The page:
Saturday, June 21st, we just hung out so Sunday, 22nd, we were ready to go again.
As we were heading out to Bear Lake, we decided to do a quick stop at the Moraine Campground to check it out. While looking at one of the loops, we could see elk in the meadow so that was our next stop.
View from Moraine Park:
Look who is coming to greet us:
Notice the spots on the little one – OH MY! Here is short video of their crossing:
Then we saw and heard the herd – HOW EXCITING. We parked the car and went into the exclosure - both for our and the elk’s safety.
The herd – babies and more babies – moms and young ones – all playing. The sound was incredible!:
This guy was just running back and forth and playing:
We watched, took pictures, and watched even more. Babies following mom across the river:
We watched as two of the babies were having a problem crossing. It was so interesting to see other moms come back to help.
Here is a video – watch them playing and listen to their sound – WOW!
The herd continued on:
So we moved on. What a blessing to see the herd in the wild!
As we made our way to Bear Lake, there were signs that the parking lot was full and that there was a park and ride. We decided to drive to the end of the road anyway and….. we got a space as someone pulled out – WOW again!!!
We did the nature trail around the lake with stops along the way.
In 1900, this area had a fire that lasted for over two months. Some of the first trees to come back were the quaking aspen – which are favored by wildlife. Eventually spruce and fir will take root in the grove and shade out the aspen.
Here is another interesting tidbit we learned. Notice the green on the rocks below – that is lichens.
When the glaciers receded, they left behind a stark landscape of bare, grey rock. Lichens were the first to colonize these rock surfaces. When moistened, these tiny organisms created a weak acid that disintegrated the rock. As they lived and died, the lichens trapped small bits of dust and provided organic matter. All of these processes helped form soil. Eventually, plants such as grasses and herbs gained a foothold.
Lichens are among the hardiest living things on Earth, growing in the hottest deserts and coldest arctic regions. Lichens are actually two entities, an algae and a fungus, which live together in a mutually beneficial arrangement. The fungus provides the structure of the lichen while the smaller algae conducts photosynthesis to feed the entire organism. Neither could survive without the other.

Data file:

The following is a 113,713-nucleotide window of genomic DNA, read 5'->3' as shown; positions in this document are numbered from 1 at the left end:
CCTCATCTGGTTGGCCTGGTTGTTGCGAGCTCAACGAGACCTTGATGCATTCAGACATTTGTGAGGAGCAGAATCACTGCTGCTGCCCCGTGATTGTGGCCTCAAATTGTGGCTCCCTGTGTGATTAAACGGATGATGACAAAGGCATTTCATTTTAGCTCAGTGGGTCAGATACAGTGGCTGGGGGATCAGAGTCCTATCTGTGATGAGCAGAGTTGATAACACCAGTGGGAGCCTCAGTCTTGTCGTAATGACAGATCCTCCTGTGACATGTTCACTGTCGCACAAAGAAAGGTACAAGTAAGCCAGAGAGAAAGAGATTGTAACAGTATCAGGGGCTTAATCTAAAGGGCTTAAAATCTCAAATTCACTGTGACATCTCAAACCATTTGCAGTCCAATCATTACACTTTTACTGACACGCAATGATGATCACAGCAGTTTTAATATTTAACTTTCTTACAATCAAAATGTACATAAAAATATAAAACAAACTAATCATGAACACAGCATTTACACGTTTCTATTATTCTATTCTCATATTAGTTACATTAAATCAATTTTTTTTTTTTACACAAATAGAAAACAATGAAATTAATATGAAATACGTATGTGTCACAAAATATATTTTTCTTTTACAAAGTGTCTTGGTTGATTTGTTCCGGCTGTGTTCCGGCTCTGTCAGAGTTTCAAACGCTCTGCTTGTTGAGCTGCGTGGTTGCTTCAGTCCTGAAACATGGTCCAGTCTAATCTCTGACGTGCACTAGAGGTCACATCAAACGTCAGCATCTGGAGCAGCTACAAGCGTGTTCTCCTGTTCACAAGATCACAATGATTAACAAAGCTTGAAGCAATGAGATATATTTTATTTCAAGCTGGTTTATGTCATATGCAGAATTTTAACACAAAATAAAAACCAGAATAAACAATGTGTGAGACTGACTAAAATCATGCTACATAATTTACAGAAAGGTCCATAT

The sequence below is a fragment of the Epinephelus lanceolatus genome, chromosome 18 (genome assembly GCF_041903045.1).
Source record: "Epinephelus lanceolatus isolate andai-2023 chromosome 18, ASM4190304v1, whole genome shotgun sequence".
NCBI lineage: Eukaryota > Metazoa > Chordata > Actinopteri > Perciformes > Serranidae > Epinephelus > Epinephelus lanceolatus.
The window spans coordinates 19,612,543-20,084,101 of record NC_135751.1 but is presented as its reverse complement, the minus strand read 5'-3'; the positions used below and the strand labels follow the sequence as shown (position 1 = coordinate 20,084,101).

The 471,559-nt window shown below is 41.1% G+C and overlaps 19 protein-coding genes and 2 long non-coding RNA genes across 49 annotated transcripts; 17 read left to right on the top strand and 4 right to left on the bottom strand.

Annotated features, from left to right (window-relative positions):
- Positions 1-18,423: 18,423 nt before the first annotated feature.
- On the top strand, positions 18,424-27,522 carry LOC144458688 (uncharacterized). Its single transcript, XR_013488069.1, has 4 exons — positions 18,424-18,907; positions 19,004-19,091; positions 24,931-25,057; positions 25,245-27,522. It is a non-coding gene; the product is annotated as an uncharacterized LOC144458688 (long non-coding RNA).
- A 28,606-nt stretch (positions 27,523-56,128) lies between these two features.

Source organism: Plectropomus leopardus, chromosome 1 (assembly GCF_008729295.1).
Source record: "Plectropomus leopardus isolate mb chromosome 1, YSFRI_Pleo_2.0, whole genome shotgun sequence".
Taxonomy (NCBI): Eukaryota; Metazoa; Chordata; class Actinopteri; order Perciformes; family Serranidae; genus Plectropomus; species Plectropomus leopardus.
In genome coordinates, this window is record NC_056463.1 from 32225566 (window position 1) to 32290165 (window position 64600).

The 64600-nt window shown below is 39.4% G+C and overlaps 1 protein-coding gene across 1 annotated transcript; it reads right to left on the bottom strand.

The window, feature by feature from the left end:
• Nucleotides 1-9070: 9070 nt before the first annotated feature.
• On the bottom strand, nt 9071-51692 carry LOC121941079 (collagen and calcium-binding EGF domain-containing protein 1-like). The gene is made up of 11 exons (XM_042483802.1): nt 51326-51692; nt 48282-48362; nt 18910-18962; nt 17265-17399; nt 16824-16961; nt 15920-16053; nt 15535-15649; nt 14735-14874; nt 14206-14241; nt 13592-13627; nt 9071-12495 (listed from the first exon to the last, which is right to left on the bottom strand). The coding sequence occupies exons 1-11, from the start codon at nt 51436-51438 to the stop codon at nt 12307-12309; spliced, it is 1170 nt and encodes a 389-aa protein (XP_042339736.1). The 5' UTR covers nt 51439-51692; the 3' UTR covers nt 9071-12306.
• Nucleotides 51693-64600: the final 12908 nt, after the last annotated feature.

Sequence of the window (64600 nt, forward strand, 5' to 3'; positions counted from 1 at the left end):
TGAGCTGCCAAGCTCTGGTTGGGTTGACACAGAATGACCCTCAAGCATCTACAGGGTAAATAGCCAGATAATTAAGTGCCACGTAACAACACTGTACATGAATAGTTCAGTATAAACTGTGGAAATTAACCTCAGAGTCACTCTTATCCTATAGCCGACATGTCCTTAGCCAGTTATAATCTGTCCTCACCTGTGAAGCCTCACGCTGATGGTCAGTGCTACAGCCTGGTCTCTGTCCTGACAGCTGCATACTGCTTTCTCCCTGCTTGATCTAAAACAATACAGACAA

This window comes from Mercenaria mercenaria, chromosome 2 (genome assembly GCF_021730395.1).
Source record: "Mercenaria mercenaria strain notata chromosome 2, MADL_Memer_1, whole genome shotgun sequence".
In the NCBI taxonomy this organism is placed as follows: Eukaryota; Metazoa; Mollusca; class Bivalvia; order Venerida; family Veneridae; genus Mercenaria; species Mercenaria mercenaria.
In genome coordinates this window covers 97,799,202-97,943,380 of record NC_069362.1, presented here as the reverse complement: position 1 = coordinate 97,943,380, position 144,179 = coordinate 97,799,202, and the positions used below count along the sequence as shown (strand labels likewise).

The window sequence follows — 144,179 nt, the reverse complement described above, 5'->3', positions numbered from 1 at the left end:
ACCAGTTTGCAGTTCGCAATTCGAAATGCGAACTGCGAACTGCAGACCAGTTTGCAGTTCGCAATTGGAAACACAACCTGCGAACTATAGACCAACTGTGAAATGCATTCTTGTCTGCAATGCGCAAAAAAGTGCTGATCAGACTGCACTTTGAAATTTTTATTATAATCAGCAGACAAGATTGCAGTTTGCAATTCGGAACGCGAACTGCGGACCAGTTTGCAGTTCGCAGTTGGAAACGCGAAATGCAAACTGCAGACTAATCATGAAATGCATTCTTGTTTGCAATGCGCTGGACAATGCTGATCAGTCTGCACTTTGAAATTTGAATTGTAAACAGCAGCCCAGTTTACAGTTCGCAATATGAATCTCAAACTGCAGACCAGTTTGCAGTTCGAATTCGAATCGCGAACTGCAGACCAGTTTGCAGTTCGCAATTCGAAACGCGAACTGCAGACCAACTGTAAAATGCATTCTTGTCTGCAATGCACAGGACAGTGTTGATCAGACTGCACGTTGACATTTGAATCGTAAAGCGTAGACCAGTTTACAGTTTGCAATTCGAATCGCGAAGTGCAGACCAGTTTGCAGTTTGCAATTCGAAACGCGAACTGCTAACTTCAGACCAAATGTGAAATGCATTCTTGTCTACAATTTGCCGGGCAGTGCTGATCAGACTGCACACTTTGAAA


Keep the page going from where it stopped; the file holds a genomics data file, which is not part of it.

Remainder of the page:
Lichens can be very colorful and are extremely slow-growing. One lichen found in the park area grows about one millimeter every 100 years. Scientists are able to determine when the most recent glaciers advanced by measuring the size of lichens.
Notice the curve in the tree trunk in the middle of the picture – that is called a snow-knee. Each winter, snow slides off the cliff above to form deep drifts. When the trees were young, the weight and downhill creep of the snow year after year bent them, eventually distorting the trunks.
Check out the snow drift behind us:
This is the north facing slope where the snow piles deeper in the winter and melts away later in the spring:
We had noticed the clouds moving in as we went around the lake. About this time, we started to hear thunder so we moved pretty fast to the car.
Going back, we made a quick photo stop near the falls:
There were colorful wild flowers all over.
Continuing back, we saw these beautiful mule deer:
The storm came and then cleared up in the afternoon. We took a little ride to the top of the mountain near us – great views. This is Estes Lake:
More Estes Park:
We finished the evening around the campfire. WHAT A GREAT DAY!